The new luxury: technology and wellness
Luxury has a purpose
«Carpe diem» journey
Cristina Borges de Carvalho
Anantara Hotels Area Director of PR
The new definition of luxury is all about seizing the day, driven by the belief that personalised and authentic experiences best combine travellers’ money and time, triggered by the desire to savour as many new destinations and exciting experiences as possible, while still wanting to travel in comfort.
This trend accompanies other movements, such as seeking secluded, unspoiled destinations, or avoiding crowds at over-touristy places. According to the latest Virtuoso report, genuine interaction with locals provides travellers with a deeper appreciation of the people and cultures they encounter. Every destination along the way should enrich their experience. It might be with a local, with so much to tell, new food, experiencing different art and cultural moments. Basically, they just want to feel as much as they can, even if they have to explore multiple countries, over shorter journeys. Hence, they may want to pair a ski thrill with a dolce far niente dream beach, or a city escape with a jungle adventure. The focus is on diverse experiences that enrich the trip with each stop.
Food will also play a major role in showcasing the culture and heritage of the area. This niche travel sees tourists dedicating a considerable time not only to collecting Michelin-starred restaurants, but also to gastro tours, concentrated on exploring indigenous food and wine, cooking classes, eating in private homes or farm-to-table encounters.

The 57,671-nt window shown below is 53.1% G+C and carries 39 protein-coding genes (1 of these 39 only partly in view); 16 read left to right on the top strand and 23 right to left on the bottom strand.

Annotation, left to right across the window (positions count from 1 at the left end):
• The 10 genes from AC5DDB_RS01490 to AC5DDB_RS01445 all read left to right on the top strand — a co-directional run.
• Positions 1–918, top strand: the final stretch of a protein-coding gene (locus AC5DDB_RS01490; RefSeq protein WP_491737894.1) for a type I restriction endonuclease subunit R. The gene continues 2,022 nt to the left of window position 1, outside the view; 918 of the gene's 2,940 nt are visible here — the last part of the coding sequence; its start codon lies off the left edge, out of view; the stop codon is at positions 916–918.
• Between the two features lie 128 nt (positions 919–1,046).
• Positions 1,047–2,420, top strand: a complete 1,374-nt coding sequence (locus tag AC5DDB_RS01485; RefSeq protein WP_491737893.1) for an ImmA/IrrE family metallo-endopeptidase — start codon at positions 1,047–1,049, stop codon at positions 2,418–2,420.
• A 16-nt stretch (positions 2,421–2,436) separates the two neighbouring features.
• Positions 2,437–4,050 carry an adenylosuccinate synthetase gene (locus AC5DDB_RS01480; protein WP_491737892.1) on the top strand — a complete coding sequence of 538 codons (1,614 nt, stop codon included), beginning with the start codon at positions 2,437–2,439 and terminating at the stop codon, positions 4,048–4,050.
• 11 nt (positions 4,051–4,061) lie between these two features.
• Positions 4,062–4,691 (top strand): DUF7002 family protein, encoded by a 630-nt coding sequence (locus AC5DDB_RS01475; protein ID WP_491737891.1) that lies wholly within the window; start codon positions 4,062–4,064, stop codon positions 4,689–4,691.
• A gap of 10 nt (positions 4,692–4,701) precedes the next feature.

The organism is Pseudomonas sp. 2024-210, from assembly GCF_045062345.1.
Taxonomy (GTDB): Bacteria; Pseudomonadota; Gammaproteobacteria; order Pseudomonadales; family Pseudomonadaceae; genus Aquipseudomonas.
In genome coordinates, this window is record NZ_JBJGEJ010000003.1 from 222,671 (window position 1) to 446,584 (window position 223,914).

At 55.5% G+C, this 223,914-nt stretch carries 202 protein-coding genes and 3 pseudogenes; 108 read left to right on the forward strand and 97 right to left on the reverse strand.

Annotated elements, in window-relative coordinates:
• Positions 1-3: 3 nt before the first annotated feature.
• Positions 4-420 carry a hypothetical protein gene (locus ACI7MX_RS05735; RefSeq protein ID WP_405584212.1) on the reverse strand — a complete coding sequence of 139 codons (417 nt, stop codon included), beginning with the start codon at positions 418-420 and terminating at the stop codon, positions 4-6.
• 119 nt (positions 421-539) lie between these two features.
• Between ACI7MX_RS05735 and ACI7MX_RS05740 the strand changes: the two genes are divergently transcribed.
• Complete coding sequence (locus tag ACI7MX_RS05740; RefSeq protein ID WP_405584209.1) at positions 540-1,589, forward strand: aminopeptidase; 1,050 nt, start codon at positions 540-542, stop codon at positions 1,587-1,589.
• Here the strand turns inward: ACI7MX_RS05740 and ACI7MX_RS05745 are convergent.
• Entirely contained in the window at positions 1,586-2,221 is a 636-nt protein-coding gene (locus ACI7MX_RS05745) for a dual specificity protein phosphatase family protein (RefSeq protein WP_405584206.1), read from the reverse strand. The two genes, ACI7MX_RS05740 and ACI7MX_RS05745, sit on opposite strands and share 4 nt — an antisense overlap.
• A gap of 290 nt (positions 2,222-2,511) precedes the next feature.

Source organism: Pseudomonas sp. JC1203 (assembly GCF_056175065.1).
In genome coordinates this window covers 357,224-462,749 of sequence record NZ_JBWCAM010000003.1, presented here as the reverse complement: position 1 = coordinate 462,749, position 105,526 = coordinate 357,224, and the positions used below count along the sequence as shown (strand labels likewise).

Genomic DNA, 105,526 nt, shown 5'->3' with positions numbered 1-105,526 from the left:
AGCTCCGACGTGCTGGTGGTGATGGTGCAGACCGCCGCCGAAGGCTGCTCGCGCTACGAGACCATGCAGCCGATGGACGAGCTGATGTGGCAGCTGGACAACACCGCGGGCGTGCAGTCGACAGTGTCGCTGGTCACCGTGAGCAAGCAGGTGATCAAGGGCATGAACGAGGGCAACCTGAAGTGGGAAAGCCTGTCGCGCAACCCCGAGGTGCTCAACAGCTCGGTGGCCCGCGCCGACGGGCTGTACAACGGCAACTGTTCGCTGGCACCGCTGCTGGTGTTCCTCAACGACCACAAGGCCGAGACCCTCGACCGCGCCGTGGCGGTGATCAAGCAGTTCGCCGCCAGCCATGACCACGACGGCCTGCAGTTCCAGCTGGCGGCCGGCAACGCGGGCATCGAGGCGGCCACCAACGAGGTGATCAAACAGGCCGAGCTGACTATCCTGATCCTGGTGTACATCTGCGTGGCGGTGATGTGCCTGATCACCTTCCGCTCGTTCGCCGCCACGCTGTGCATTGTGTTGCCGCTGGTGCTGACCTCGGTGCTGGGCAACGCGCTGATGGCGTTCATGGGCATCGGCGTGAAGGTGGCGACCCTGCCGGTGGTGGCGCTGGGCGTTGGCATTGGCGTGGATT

Life is about the journey, not about the destination.
Seizing the day is the most important rule. Embracing the philosophy that the journey is half the fun, upscale travellers are now choosing to exploit their passions. Examples could include getting a personal shopper to guide them through the latest pop-up stores; nurturing the smaller pleasures in life such as tasting wine with the owner of a local winery; renting a Vespa to discover a new city or a Harley Davidson to hit the road.
Consumer interest is shifting, and today’s traveller wants unique experiences instead of commodities. To be successful in this industry, hotels will have to design exciting local and personalised experiences for their guests. Travellers also want to stay in places that reflect the destination – inns full of character in Croatia, small neighbourhood hotels in Buenos Aires, or even private homes in Havana.
Life is a journey, travel it well.